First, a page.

NYMEX crude oil futures slipped
early Friday (May 11) as a report by the West's energy watchdog that world crude demand had been slower than expected so far this year fueled fears of lower consumption ahead. In choppy trade, June crude fell 22 cents to $28.30 a barrel, eating into Thursday's 29-cent advance. It subsequently recouped most of the early losses, showing a two-cent loss at $28.50 by 10:24 a.m. (1424 GMT).
June Brent crude in London extended losses after the NYMEX opening, then trimmed the loss to 11 cents at $28.37 a barrel. In its monthly oil market report, the Paris-based International Energy Agency
(IEA) said it had lowered its forecast for world oil demand growth by a further 300,000 bpd to just 1.02 million bpd.
The report sliced 160,000 bpd from the IEA's forecast for world oil demand in 2001 to 76.54 million.
In revising its forecast, IEA cited "lower-than-expected first-quarter deliveries and the effect of persistently high prices in a context of slowing economic growth."
Gasoline futures, the market's main bullish engine of late, retreated on early selling, with no news from refineries to stoke buying. June gasoline slid 1.26 cents to $1.0615 a gallon, extending overnight losses of 0.56 cent, later edging back to $1.0650, down 0.91 cent.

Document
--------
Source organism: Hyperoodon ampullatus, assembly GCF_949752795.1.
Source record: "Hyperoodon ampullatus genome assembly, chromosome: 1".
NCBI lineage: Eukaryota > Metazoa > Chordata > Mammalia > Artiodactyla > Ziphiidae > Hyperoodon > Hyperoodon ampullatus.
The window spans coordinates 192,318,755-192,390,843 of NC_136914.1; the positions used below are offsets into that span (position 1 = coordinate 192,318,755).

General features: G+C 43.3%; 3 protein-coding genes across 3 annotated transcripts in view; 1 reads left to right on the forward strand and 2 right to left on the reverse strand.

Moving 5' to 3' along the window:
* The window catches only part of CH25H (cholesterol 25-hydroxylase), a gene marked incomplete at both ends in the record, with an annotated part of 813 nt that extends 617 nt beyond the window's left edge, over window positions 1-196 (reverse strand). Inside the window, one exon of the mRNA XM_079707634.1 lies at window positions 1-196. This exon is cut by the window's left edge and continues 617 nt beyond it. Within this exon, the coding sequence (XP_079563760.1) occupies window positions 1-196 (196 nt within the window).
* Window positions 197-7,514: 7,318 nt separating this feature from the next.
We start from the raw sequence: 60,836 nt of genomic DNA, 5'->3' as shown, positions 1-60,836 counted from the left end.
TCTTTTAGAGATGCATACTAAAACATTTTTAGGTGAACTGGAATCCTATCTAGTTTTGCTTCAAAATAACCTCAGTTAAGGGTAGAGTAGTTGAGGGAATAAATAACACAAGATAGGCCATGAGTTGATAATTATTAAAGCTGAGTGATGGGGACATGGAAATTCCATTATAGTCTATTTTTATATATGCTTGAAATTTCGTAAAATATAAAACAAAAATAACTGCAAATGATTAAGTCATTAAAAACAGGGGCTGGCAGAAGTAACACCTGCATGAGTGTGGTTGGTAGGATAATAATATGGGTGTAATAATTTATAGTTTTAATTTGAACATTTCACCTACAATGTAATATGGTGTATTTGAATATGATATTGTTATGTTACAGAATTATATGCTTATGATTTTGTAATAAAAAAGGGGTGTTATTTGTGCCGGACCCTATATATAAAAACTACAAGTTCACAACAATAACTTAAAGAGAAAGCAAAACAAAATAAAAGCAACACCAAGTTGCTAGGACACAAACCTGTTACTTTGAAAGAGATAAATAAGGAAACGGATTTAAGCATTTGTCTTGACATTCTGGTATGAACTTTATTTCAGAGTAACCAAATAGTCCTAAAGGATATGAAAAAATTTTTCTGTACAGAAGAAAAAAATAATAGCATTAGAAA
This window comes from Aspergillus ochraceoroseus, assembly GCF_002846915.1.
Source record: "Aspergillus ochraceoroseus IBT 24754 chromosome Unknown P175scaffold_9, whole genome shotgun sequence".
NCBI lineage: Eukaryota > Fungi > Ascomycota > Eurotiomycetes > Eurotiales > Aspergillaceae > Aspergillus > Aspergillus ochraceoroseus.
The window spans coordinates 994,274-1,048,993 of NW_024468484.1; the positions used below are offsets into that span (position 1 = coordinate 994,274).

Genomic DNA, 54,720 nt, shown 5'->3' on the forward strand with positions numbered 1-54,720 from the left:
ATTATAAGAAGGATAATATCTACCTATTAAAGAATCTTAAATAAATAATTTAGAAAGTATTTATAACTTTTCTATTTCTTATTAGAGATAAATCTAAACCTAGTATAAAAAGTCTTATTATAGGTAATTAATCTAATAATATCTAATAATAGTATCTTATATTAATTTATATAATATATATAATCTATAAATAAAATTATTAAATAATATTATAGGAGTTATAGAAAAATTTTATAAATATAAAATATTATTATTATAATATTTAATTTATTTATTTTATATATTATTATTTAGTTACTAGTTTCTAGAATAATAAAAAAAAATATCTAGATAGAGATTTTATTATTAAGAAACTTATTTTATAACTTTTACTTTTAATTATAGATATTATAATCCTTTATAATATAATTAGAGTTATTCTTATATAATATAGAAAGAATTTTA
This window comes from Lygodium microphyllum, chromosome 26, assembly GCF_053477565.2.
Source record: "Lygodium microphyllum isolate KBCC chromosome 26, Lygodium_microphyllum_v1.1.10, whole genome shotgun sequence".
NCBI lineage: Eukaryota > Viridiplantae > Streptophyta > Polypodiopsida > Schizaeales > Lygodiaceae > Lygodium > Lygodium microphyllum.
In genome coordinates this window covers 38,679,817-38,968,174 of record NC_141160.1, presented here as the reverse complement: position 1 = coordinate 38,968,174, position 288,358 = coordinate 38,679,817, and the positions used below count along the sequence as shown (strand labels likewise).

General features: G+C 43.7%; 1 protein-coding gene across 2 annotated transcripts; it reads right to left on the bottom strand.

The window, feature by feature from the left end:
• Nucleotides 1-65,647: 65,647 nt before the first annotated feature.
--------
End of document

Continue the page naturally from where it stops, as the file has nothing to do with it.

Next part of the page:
Traders said the market was looking to take a pause from recent rallies spurred by concerns over gasoline supply ahead of the summer driving season and signals that OPEC will not relax supply curbs when its ministers meet in June.
Oil traders are closely watching OPEC's compliance with production cuts to see if the cartel can keep production discipline in its bid to stabilize oil prices. OPEC ministers have said there is no need to raise production in June but that they might open up the taps later if market demand warrants such a move.
But the cartel could come under pressure to lift supplies from the United States, the world's biggest oil consumer. The Bush administration appeared to reverse course on Thursday, blaming OPEC for the suffering of U.S. consumers who are paying record high gasoline prices at the pump.
Energy Secretary Spencer Abraham said OPEC was at fault for high fuel prices, contradicting comments made earlier in the week by Vice President Dick Cheney that a shortage of U.S. refining capacity, not OPEC, had caused gasoline prices to soar. - (Reuters)